Proposed spending on roads slashed as metro awaits progress inspection
After months of scrambling to source funding for road repairs ahead of this year’s Ironman 70.3 World Championship, the Nelson Mandela Bay municipality has slashed the budget for the project to a fraction of its original estimate.
Mayoral committee member for budget and treasury Retief Odendaal told the Weekend Post that the road upgrades required for the international sporting event, which would have cost the metro at least R200-million, could now be done for approximately R25-million – an eighth of the initial estimated cost.
This is because the municipality had decided to focus only on the most urgent roadworks along the 40km stretch of road that was originally slated for upgrades, as part of the metro’s agreement with Ironman at international level.
The news also comes ahead of a visit from Ironman representatives, who will arrive in the city tomorrow for a scheduled inspection of the metro’s progress in preparing for the event on September 1 and 2.
Ironman’s international spokesmen could not be reached for comment as they were in transit, but Ironman South Africa managing director Keith Bowler confirmed the planned visit yesterday, saying there would probably be two more visits before the championship.
According to Odendaal, Ironman had already assured the city that they understood the metro’s financial constraints and that the event would still be hosted in the Bay if only the most urgent roadworks were completed.
“In turn, we assured them that we would prioritise the areas where the road surface is substandard,” Odendaal said.
This includes reinforcement work of the shoulder on Marine Drive, with different areas along the rest of the route also needing urgent attention.
“Our roads and stormwater department had to do an assessment to identify the critical areas and estimated the cost would be around R25-million.”
This is a far cry from the R200-million that the metro struggled without success to source from the province – especially since Odendaal says the metro would now be able to fund the upgrades from their internal budget.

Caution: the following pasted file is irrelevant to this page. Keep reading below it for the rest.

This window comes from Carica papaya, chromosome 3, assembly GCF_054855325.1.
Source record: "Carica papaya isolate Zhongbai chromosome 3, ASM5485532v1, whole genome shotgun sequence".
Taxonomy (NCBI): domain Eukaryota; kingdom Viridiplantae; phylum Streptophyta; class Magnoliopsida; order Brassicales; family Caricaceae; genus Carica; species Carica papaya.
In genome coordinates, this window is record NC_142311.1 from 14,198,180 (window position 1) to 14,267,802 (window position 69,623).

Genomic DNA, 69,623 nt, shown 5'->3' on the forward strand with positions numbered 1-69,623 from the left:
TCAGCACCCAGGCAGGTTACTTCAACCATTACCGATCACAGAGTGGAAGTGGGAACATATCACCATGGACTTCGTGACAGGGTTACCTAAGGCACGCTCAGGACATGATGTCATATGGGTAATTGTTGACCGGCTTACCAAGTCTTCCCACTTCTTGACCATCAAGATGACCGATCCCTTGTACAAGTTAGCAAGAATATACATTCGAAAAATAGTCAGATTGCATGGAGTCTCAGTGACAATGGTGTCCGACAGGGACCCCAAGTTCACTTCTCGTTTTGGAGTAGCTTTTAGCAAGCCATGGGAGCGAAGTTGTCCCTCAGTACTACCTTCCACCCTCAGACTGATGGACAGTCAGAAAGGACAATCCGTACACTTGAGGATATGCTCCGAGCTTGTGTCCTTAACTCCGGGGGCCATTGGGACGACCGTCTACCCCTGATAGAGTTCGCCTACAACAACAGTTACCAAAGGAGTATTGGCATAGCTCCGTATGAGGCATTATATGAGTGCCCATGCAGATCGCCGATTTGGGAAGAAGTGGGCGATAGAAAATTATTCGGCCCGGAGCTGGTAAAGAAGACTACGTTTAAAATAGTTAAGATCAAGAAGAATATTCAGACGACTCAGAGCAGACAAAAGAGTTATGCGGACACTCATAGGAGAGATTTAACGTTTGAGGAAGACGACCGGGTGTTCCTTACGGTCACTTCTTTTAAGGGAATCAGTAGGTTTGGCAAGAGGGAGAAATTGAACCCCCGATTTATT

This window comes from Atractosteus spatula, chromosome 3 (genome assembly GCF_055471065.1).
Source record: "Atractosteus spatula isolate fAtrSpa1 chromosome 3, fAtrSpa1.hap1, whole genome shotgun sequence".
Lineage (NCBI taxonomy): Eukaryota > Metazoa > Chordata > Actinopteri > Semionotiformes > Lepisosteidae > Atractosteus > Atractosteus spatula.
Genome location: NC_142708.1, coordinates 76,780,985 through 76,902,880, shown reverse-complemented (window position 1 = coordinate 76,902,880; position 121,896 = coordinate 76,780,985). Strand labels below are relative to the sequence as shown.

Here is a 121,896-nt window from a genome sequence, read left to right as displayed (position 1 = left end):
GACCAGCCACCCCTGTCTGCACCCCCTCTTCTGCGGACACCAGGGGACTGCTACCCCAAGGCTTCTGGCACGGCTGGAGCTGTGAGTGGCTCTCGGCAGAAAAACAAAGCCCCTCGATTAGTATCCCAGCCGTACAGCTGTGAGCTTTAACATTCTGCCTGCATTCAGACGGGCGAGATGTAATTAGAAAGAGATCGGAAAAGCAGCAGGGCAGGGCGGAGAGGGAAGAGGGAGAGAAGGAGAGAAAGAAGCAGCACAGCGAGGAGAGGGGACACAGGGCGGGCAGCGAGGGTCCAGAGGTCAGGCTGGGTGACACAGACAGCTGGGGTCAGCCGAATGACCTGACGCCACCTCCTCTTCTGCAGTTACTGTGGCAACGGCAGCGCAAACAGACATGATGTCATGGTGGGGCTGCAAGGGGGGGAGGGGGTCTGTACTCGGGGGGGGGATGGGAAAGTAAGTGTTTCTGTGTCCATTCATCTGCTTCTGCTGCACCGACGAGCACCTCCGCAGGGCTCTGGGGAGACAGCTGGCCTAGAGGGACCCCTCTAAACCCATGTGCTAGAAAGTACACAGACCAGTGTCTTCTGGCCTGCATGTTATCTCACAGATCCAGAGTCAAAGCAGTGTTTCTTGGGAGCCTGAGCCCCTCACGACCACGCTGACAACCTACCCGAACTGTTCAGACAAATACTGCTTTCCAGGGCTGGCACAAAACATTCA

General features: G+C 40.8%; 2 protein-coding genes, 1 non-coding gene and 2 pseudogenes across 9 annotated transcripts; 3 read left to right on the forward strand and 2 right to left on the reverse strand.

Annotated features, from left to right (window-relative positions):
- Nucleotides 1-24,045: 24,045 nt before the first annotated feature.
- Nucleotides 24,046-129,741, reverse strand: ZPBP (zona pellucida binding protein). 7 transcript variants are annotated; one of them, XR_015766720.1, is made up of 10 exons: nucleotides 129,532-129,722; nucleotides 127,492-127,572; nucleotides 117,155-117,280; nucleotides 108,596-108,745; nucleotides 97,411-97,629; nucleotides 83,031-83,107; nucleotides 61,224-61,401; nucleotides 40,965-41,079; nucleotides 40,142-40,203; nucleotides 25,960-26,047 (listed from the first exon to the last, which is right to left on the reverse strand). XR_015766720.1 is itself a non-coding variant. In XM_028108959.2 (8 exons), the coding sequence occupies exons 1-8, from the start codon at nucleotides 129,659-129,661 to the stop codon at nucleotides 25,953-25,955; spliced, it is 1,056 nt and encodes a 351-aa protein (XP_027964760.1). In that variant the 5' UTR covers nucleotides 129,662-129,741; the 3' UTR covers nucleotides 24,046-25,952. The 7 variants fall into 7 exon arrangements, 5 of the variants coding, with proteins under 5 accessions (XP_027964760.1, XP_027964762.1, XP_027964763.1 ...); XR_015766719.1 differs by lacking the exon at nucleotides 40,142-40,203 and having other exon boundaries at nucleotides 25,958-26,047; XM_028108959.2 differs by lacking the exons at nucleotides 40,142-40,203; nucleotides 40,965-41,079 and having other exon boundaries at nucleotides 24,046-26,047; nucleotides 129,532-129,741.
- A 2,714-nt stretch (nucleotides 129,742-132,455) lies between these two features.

“A large part of that will be from traffic development levy contributions, which are paid to us by developers for upgrades on certain roads, while we will also use money set aside for projects that cannot be completed in the current financial year.”
The finer details would be ironed out in the adjustments budget, which will be discussed in council in Februar y.
Odendaal also said the metro had let go of its proposed plans to source R13-million from existing road upgrade projects.
This proposal was strongly opposed by various parties in previous council meetings as far back as August last year.
He estimates the necessary roadworks can be completed within two to three months.
Although the metro’s Ironman project manager, Rebecca Nyangaresi-Gatang’i, could not confirm when con-
struction was due to begin, she gave the assurance that it would not hinder athletes during the Ironman African Championship, which will be held along the same route on April 15.
“We are using this year’s Ironman African Championship as a dry run for the Ironman 70.3 World Championship, which means that we cannot allow the upgrades to impede the hosting of the African Championship,” Nyangaresi-Gatang’i said.
“We are currently in the final stages of [the] municipal process to ensure we commence work on the route. We will ensure that the work is completed in good time.”
Nyangaresi-Gatang’i was confident that the metro would have plenty of progress to report when they welcomed the Ironman delegation tomorrow.
“We are proud to say that despite challenges, we managed to start with the revamping of facilities at the beachfront and the spadework for more improvements is at an advanced stage.
“Marketing for this event started with the erection of billboards, media statements, publications on social media, our website and that of municipal entities. The planning to ensure that we host a seamless event is also at an advanced stage following meetings with both internal stakeholders and municipal entities.”
Still, the metro would have to revisit the road upgrades after the September championship, Odendaal said.
“There is a massive need to upgrade the roads used for Ironman, and it could become problematic in the coming years. We cannot afford to rest on our laurels.”